It is so important for me to give people honest and accurate information about their own bodies and their sexuality because the media so often promotes unrealistic expectations and distorted views.  But these lead to anxiety, frustration, unhappiness, and anger – all of which are unhealthy.  One of the biggest targets of the media, especially now in the age of Viagra, is a man’s erection.  We are bombarded with the idea that men should be able to attain a rock-hard erection at will, regardless of the situation.  An erection can even be a defining factor for a man’s sexuality.   A man’s erection can be affected by physical health, cigarette smoking, diabetes, medications, and vascular disease. But even when men are emotionally and psychologically aroused without the presence of any other biological factors, they may have difficulty with physical arousal.  This article addresses those particular times.

It is important to understand that erections are not all-or-nothing entities.  A man’s ability to get an erection and keep an erection is affected by physical factors, emotional factors, environmental factors, and relationship factors.  Even when everything is seemingly “ok”, a man may have difficulty getting an erection.  Actually, most men have difficulty getting an erection at some point in their lives.  It could be a one time occurrence, it could be in a certain situation, or it could be sporadic.  Stress, anger, fatigue, and distraction could all lead to a difficulty getting an erection.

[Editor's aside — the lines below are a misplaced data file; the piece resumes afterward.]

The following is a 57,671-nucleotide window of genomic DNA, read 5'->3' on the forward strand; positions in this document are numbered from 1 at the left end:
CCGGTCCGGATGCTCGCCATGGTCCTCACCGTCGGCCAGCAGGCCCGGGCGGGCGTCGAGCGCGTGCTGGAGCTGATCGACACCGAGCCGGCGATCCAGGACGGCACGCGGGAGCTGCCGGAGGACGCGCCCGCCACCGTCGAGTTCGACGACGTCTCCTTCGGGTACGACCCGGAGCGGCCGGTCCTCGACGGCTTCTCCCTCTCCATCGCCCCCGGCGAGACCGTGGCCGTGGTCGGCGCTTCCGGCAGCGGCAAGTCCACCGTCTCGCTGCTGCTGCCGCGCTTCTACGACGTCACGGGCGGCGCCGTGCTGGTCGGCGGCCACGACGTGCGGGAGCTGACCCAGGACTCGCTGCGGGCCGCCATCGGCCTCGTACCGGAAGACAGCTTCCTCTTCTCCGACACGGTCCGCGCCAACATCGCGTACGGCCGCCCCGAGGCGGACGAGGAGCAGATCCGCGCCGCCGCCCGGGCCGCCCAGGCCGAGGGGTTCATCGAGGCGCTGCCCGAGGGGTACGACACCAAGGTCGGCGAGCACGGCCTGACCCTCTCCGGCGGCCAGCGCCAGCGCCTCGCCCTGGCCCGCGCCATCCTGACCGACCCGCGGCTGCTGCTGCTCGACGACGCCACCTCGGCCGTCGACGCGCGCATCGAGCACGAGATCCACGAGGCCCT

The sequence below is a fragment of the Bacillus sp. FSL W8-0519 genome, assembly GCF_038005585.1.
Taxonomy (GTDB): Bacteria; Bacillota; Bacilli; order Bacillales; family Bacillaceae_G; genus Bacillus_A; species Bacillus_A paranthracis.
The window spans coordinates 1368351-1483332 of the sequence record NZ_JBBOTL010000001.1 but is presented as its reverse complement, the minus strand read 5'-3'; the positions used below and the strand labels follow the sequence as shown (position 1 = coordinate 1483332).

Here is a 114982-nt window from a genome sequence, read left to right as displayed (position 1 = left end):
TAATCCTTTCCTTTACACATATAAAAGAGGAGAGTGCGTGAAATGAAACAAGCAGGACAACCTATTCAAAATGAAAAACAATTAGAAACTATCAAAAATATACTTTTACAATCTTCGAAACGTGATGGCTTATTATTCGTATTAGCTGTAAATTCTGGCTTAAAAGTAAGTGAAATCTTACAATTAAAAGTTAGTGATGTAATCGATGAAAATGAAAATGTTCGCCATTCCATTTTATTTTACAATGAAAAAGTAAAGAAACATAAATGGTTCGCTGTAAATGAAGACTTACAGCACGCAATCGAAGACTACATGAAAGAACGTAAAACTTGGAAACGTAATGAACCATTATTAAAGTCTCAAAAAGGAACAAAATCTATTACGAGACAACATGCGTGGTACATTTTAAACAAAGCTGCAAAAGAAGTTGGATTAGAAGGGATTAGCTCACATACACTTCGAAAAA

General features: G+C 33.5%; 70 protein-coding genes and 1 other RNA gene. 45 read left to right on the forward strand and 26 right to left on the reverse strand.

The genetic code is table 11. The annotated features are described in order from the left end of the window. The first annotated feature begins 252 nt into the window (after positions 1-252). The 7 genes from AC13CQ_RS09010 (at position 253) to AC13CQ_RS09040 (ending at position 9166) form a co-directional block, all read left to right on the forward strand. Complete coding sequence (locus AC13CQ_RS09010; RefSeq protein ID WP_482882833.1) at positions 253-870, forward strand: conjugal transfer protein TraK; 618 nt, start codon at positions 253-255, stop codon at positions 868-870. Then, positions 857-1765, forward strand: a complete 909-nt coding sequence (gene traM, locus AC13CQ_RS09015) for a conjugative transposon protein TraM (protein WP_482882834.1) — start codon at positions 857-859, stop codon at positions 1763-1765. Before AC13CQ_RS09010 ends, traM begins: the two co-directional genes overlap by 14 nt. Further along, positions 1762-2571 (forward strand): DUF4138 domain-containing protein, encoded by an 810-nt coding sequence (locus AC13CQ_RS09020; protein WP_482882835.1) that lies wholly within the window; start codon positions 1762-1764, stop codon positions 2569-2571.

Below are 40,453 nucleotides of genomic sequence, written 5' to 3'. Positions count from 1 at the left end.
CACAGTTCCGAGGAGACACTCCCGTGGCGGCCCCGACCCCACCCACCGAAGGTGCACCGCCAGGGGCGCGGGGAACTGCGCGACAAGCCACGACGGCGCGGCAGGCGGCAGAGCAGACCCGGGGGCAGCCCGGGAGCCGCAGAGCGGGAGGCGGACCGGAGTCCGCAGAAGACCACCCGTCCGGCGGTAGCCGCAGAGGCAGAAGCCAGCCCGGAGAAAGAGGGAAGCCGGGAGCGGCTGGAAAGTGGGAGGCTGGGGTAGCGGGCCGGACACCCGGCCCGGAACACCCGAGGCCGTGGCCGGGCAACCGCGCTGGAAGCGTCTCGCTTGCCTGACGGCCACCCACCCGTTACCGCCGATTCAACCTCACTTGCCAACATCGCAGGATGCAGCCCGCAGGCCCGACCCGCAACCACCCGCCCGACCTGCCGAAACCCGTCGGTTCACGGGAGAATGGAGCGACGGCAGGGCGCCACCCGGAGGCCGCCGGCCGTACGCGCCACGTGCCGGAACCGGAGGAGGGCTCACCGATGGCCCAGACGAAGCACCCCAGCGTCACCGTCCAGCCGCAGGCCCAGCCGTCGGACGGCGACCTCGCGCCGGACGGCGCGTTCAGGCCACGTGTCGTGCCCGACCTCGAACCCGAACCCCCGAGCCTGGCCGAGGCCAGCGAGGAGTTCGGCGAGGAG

How a person responds to the situation may be just as important, if not more important, than not being able to get an erection in the first place.   This is true for both a man and his partner.   If a person responds with anger, anxiety, tearfulness, depression, or panic, these will make it more difficult for a man to get an erection at that moment because his sympathetic nervous system gets activated (fight or flight).  But it doesn’t only cause increased difficulty at the moment, it can be detrimental to future erections as well.  Any anxiety or negative thoughts and feelings get logged into a man’s memory, and whether he likes it or not, the brain remembers it.  Even if it’s a split second, any anxiety and negativity can start a cascade of negative thoughts that interfere with an erection.  So we can see how the response that a person has carries a lot of weight.

Since there are so many different sexual activities that a couple can do that are pleasurable, they should focus on these rather than heighten any anxiety about an erection.  Oftentimes, focusing on some different arousing activity takes off the pressure and then he will be able to get an erection.  Otherwise, a couple should be able to have some enjoyment that is not dependent on an erection.

If a man finds that he is having a certain situation in which he has difficulty getting an erection, he can start to evaluate which factors can be interfering with his physical arousal.  If he develops a pattern of erectile difficulties, he should speak to a qualified therapist.  Usually, the sooner that a difficulty is identified, the sooner that it can be resolved.  Obviously, the physical factors mentioned initially that interfere with erections should be brought to the attention of a physician as soon as possible, since these also have the greatest success the sooner they are addressed.

Vaginismus: My Body Won’t Let Me Have Sex
Healthy Communication